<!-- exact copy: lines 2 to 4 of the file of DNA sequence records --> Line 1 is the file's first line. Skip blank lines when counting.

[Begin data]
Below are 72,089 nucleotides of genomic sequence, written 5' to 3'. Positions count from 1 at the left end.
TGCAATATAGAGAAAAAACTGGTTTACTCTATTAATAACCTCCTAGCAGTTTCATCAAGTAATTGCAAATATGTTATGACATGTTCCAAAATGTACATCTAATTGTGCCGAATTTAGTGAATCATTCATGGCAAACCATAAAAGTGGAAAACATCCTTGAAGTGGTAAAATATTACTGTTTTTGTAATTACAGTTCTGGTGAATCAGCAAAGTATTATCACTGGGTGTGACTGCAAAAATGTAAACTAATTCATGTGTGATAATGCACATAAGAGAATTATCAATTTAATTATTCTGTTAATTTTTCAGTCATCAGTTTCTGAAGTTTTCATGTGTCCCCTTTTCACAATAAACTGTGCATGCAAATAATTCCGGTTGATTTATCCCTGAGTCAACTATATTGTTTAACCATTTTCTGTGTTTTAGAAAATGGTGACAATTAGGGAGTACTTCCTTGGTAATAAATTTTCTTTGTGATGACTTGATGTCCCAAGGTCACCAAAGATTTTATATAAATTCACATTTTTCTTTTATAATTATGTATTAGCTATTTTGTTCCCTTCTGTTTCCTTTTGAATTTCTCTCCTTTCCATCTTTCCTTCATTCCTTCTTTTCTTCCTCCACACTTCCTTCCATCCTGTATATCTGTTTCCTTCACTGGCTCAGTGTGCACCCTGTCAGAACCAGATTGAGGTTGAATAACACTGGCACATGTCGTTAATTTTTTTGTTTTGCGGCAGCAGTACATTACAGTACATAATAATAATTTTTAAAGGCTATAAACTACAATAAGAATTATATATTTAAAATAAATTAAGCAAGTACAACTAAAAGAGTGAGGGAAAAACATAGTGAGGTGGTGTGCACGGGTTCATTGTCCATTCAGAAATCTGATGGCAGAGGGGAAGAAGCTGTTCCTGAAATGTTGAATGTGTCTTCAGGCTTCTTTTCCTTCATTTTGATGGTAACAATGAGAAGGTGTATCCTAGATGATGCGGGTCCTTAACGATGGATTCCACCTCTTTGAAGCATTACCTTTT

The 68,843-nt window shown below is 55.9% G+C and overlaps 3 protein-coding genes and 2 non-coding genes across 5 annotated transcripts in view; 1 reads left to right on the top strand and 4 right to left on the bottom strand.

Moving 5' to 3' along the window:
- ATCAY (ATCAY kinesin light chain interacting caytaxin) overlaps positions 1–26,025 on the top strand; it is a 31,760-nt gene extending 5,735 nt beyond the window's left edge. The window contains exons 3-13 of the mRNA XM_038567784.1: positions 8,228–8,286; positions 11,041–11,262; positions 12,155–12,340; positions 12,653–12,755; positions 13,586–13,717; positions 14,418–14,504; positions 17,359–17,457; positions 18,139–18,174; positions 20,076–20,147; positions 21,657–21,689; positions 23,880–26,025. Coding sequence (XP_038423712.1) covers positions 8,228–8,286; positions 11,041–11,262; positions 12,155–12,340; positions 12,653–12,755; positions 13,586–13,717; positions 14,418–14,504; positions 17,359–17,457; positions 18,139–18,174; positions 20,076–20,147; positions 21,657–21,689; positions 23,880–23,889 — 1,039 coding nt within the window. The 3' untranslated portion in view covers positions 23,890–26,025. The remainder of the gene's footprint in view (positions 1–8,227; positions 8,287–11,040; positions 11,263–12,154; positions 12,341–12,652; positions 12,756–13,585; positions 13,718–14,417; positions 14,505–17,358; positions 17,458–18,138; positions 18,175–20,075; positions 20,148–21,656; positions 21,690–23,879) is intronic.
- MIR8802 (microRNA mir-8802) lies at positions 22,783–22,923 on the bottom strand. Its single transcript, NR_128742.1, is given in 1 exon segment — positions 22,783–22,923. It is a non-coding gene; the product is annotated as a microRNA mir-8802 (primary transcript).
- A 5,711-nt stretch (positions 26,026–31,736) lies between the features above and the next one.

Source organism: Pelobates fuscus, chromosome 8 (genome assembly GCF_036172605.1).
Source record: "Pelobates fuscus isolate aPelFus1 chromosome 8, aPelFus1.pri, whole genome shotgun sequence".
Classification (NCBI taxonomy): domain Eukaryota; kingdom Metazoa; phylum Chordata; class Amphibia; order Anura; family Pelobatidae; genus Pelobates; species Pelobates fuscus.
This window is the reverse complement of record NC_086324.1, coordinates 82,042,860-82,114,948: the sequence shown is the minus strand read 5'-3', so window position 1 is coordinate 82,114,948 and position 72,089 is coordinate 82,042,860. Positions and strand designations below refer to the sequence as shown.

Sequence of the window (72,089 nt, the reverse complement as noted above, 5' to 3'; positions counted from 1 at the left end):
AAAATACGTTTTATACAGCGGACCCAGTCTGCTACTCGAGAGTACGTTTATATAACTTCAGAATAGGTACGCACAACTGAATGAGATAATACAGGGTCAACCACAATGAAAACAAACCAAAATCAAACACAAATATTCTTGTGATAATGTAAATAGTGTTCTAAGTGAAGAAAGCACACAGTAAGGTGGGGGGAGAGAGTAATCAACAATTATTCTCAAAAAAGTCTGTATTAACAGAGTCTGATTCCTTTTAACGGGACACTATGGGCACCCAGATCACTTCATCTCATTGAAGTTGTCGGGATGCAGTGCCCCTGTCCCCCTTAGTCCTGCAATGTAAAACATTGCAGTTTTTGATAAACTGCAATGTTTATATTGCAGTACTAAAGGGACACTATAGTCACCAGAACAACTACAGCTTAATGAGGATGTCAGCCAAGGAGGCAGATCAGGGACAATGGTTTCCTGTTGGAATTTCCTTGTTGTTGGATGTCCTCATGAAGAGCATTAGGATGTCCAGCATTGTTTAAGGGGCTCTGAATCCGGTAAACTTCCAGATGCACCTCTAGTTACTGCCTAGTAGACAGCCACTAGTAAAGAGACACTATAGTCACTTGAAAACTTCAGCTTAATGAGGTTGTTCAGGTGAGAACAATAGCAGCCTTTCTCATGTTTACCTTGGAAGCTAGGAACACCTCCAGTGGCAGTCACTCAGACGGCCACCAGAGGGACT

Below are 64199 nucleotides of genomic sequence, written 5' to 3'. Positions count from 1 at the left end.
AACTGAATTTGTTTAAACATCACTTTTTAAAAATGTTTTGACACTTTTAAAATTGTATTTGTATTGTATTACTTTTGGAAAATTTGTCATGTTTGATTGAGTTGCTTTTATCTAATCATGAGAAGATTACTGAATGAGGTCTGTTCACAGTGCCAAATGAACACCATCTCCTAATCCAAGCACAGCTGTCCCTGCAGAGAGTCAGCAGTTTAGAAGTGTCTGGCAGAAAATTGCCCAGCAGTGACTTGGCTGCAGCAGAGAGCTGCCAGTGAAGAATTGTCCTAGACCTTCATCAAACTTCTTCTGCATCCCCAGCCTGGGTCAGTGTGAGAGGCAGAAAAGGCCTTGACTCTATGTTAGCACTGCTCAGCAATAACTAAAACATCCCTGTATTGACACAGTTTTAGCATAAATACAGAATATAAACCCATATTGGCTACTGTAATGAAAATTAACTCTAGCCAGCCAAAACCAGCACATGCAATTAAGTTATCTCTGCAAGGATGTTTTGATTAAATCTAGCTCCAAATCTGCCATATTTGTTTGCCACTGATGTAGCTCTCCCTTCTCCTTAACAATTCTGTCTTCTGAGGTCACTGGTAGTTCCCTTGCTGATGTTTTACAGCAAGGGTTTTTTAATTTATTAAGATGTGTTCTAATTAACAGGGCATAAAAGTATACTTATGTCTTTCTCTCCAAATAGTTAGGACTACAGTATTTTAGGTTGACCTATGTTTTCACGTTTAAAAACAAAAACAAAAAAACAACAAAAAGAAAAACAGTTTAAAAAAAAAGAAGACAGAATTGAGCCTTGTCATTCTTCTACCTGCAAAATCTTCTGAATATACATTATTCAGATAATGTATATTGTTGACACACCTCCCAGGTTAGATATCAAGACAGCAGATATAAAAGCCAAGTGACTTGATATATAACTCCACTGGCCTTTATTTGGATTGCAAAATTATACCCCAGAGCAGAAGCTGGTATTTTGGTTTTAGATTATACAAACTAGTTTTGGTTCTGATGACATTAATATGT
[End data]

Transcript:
TGCAATATAGAGAAAAAACTGGTTTACTCTATTAATAACCTCCTAGCAGTTTCATCAAGTAATTGCAAATATGTTATGACATGTTCCAAAATGTACATCTAATTGTGCCGAATTTAGTGAATCATTCATGGCAAACCATAAAAGTGGAAAACATCCTTGAAGTGGTAAAATATTACTGTTTTTGTAATTACAGTTCTGGTGAATCAGCAAAGTATTATCACTGGGTGTGACTGCAAAAATGTAAACTAATTCATGTGTGATAATGCACATAAGAGAATTATCAATTTAATTATTCTGTTAATTTTTCAGTCATCAGTTTCTGAAGTTTTCATGTGTCCCCTTTTCACAATAAACTGTGCATGCAAATAATTCCGGTTGATTTATCCCTGAGTCAACTATATTGTTTAACCATTTTCTGTGTTTTAGAAAATGGTGACAATTAGGGAGTACTTCCTTGGTAATAAATTTTCTTTGTGATGACTTGATGTCCCAAGGTCACCAAAGATTTTATATAAATTCACATTTTTCTTTTATAATTATGTATTAGCTATTTTGTTCCCTTCTGTTTCCTTTTGAATTTCTCTCCTTTCCATCTTTCCTTCATTCCTTCTTTTCTTCCTCCACACTTCCTTCCATCCTGTATATCTGTTTCCTTCACTGGCTCAGTGTGCACCCTGTCAGAACCAGATTGAGGTTGAATAACACTGGCACATGTCGTTAATTTTTTTGTTTTGCGGCAGCAGTACATTACAGTACATAATAATAATTTTTAAAGGCTATAAACTACAATAAGAATTATATATTTAAAATAAATTAAGCAAGTACAACTAAAAGAGTGAGGGAAAAACATAGTGAGGTGGTGTGCACGGGTTCATTGTCCATTCAGAAATCTGATGGCAGAGGGGAAGAAGCTGTTCCTGAAATGTTGAATGTGTCTTCAGGCTTCTTTTCCTTCATTTTGATGGTAACAATGAGAAGGTGTATCCTAGATGATGCGGGTCCTTAACGATGGATTCCACCTCTTTGAAGCATTACCTTTT

The 68,843-nt window shown below is 55.9% G+C and overlaps 3 protein-coding genes and 2 non-coding genes across 5 annotated transcripts in view; 1 reads left to right on the top strand and 4 right to left on the bottom strand.

Moving 5' to 3' along the window: